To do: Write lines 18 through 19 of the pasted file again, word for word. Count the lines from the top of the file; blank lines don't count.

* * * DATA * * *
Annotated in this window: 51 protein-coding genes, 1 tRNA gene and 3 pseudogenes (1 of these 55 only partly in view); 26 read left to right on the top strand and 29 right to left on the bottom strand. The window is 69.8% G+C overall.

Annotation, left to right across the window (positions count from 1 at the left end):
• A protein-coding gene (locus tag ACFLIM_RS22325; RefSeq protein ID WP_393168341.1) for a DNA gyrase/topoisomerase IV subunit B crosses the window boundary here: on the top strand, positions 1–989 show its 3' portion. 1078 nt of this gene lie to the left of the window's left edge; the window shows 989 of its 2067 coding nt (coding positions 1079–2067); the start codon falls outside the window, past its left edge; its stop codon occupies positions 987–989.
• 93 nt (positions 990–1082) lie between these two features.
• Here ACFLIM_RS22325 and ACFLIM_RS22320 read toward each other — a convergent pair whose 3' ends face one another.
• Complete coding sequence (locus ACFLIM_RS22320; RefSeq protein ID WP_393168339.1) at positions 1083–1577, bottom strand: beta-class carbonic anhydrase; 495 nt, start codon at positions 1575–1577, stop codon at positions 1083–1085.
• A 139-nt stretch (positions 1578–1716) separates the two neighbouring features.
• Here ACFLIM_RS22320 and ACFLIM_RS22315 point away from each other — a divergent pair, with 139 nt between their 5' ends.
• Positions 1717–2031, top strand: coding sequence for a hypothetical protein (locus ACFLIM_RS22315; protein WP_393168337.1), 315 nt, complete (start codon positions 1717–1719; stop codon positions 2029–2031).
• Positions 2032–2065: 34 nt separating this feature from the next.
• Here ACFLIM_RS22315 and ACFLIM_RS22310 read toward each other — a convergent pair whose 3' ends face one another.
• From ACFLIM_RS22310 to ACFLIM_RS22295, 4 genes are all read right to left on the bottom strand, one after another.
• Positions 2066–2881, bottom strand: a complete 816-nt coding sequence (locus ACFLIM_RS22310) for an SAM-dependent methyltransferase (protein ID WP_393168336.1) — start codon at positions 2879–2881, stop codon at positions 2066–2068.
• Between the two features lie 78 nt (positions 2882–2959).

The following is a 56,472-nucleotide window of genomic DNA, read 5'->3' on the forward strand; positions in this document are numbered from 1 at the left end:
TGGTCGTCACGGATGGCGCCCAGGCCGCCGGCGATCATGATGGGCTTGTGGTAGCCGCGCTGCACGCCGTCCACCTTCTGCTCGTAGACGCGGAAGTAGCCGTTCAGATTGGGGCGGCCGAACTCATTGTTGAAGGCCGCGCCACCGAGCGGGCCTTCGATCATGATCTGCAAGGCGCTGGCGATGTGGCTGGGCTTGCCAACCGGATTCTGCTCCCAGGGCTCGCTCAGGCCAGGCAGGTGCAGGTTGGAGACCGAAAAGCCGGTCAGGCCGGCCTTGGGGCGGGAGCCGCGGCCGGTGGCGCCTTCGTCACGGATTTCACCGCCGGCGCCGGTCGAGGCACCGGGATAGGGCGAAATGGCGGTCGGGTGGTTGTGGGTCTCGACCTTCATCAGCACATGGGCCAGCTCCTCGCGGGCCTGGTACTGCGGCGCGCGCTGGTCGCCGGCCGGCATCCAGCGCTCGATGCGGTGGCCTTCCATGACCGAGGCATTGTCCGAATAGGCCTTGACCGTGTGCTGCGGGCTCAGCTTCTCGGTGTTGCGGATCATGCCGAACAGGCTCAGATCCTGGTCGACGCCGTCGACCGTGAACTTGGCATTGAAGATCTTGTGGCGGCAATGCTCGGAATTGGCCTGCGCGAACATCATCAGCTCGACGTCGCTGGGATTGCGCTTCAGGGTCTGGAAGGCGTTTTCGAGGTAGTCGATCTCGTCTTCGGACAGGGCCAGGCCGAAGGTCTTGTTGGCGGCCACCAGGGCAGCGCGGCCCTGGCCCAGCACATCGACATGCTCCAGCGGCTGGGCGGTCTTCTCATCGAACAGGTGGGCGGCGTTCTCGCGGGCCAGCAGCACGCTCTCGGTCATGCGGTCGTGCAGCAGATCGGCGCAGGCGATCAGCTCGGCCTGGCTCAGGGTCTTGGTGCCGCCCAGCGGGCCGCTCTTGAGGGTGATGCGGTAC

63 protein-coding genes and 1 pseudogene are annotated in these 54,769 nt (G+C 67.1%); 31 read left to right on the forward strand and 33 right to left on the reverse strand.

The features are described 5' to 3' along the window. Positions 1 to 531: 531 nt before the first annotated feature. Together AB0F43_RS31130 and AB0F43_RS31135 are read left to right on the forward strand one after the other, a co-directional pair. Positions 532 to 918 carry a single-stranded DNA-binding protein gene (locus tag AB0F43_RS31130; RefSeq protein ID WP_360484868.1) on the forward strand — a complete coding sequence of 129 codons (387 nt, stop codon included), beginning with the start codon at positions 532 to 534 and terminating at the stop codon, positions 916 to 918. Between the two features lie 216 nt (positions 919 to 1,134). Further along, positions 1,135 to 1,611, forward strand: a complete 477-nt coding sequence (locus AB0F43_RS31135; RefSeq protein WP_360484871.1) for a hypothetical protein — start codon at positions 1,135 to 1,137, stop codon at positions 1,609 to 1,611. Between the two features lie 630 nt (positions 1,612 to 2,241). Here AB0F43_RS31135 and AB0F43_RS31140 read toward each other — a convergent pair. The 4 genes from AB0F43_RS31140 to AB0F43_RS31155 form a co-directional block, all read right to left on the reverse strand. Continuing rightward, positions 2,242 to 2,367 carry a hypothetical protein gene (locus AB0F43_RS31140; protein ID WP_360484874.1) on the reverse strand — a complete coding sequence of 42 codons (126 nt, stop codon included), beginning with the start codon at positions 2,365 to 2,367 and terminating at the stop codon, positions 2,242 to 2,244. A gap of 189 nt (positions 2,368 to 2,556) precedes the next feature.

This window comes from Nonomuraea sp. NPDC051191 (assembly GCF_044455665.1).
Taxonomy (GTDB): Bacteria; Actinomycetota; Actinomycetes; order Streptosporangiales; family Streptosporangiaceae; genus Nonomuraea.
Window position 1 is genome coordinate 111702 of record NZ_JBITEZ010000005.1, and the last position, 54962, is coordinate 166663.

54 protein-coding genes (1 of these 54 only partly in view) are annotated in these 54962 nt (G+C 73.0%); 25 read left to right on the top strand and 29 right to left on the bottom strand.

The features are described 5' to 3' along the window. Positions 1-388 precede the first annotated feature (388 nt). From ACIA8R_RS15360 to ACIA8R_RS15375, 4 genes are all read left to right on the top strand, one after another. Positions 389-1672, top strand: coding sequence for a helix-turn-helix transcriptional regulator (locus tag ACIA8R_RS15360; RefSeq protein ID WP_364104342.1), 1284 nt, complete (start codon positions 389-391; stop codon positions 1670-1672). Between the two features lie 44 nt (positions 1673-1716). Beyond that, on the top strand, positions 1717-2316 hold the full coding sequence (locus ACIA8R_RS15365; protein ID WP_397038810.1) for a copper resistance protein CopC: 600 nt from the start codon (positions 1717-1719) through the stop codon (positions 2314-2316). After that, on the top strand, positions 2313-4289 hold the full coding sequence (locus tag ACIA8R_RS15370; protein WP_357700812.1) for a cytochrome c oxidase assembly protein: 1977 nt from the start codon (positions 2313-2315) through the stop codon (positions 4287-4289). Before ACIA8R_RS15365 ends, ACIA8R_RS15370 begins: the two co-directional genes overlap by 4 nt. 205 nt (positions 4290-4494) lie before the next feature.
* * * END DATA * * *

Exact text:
The features are described 5' to 3' along the window. Positions 1 to 531: 531 nt before the first annotated feature. Together AB0F43_RS31130 and AB0F43_RS31135 are read left to right on the forward strand one after the other, a co-directional pair. Positions 532 to 918 carry a single-stranded DNA-binding protein gene (locus tag AB0F43_RS31130; RefSeq protein ID WP_360484868.1) on the forward strand — a complete coding sequence of 129 codons (387 nt, stop codon included), beginning with the start codon at positions 532 to 534 and terminating at the stop codon, positions 916 to 918. Between the two features lie 216 nt (positions 919 to 1,134). Further along, positions 1,135 to 1,611, forward strand: a complete 477-nt coding sequence (locus AB0F43_RS31135; RefSeq protein WP_360484871.1) for a hypothetical protein — start codon at positions 1,135 to 1,137, stop codon at positions 1,609 to 1,611. Between the two features lie 630 nt (positions 1,612 to 2,241). Here AB0F43_RS31135 and AB0F43_RS31140 read toward each other — a convergent pair. The 4 genes from AB0F43_RS31140 to AB0F43_RS31155 form a co-directional block, all read right to left on the reverse strand. Continuing rightward, positions 2,242 to 2,367 carry a hypothetical protein gene (locus AB0F43_RS31140; protein ID WP_360484874.1) on the reverse strand — a complete coding sequence of 42 codons (126 nt, stop codon included), beginning with the start codon at positions 2,365 to 2,367 and terminating at the stop codon, positions 2,242 to 2,244. A gap of 189 nt (positions 2,368 to 2,556) precedes the next feature.

This window comes from Nonomuraea sp. NPDC051191 (assembly GCF_044455665.1).